Oh I could be out, rollicking in the ripeness of my flesh and others’, could be drinking things and eating things and rubbing mine against theirs, speculating about this person or that, waving, indicating hello with a sudden upward jutting of my chin, sitting in the backseat of someone else’s car, bumping up and down the San Francisco hills, south of Market, seeing people attacking their instruments, afterward stopping at a bodega, parking, carrying the bottles in a paper bag, the glass clinking, all our faces bright, glowing under streetlamps, down the sidewalk to this or that apartment party, hi, hi, putting the bottles in the fridge, removing one for now, hating the apartment, checking the view, sitting on the arm of a couch and being told not to and then waiting for the bathroom, staring idly at that ubiquitous Ansel Adams print, Yosemite, talking to a short-haired girl while waiting in the hallway, talking about teeth, no reason really, the train of thought unclear, asking to see her fillings, no, really, I’ll show you mine first, ha ha, then no, you go ahead, I’ll go after you, then, after using the bathroom she is still there, still in the hallway, she was waiting not just for the bathroom but for me and so eventually we’ll go home together, her apartment, where she lives alone, in a wide, immaculate railroad type place, newly painted, decorated with her mother, then sleeping in her oversized, oversoft white bed, eating breakfast in her light-filled nook, then maybe to the beach for a few hours with the Sunday paper, then wandering home whenever, never-Fuck. We don't even have a baby-sitter.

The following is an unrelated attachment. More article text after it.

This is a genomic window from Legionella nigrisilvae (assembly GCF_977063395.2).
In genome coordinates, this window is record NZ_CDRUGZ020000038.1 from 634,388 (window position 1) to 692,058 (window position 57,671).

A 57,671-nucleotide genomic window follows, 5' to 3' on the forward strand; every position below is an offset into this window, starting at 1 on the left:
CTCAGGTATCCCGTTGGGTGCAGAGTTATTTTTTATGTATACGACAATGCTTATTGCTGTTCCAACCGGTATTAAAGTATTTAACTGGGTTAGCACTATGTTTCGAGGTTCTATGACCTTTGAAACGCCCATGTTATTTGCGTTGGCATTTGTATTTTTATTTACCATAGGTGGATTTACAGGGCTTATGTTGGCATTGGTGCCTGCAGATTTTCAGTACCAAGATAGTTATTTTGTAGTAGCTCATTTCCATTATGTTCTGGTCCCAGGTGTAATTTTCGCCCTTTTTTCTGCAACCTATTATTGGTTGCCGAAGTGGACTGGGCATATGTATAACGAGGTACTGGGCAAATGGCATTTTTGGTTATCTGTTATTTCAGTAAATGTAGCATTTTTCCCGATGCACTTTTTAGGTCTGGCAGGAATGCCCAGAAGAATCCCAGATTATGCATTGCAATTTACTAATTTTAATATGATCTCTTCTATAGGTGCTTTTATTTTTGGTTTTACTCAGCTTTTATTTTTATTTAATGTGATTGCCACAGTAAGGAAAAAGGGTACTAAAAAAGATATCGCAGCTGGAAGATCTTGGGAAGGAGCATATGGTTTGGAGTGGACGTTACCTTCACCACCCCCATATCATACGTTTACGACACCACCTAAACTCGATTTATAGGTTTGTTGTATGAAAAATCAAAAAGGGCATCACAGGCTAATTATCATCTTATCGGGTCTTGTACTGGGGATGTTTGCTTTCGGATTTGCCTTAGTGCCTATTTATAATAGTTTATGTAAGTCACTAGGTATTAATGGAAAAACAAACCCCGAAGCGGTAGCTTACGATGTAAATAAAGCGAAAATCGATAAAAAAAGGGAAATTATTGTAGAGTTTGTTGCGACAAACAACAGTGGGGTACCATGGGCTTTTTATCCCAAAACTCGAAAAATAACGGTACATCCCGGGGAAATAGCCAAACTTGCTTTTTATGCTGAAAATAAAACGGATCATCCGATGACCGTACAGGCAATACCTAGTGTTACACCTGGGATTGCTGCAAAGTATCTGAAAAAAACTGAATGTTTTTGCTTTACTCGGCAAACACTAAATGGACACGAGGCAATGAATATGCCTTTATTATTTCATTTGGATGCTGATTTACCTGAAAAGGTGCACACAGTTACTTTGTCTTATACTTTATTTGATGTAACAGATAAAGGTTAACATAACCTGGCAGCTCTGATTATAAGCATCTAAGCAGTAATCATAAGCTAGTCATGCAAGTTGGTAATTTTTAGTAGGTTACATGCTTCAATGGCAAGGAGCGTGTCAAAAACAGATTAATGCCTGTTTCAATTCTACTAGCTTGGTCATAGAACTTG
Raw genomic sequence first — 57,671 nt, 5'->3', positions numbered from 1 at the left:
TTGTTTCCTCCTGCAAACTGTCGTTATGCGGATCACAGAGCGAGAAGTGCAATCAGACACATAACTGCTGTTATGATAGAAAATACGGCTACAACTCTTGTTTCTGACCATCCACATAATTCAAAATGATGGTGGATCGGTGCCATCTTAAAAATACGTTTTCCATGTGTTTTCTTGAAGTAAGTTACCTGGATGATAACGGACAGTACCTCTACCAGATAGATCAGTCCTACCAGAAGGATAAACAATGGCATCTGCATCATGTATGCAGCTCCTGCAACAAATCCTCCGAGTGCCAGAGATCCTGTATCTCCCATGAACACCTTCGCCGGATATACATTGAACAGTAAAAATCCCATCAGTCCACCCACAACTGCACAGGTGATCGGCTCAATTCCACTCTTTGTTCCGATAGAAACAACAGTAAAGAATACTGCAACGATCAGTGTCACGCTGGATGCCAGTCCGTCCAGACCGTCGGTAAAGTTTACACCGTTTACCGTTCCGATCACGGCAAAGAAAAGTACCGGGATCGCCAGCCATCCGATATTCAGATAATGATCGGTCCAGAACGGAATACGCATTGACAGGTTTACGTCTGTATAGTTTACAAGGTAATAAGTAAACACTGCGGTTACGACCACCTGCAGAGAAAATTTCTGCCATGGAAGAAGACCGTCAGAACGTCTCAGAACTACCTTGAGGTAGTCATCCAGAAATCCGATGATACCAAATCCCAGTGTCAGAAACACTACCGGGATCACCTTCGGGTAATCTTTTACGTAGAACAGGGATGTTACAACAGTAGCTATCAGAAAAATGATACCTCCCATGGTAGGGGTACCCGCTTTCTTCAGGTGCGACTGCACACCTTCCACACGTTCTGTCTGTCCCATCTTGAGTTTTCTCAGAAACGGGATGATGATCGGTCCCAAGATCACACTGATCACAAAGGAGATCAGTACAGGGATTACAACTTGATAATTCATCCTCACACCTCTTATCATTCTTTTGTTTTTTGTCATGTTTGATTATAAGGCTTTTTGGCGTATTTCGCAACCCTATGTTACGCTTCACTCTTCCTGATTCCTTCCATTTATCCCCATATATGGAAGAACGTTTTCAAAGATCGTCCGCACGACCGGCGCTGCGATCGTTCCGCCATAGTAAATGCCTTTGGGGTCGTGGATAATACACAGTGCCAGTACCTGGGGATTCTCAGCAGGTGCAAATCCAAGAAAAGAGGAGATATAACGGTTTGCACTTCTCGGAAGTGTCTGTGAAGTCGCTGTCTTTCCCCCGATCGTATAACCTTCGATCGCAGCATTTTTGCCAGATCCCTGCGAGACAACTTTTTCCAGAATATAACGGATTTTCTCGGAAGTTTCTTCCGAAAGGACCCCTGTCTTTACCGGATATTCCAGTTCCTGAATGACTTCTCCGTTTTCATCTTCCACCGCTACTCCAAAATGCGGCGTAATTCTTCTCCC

Dave Eggers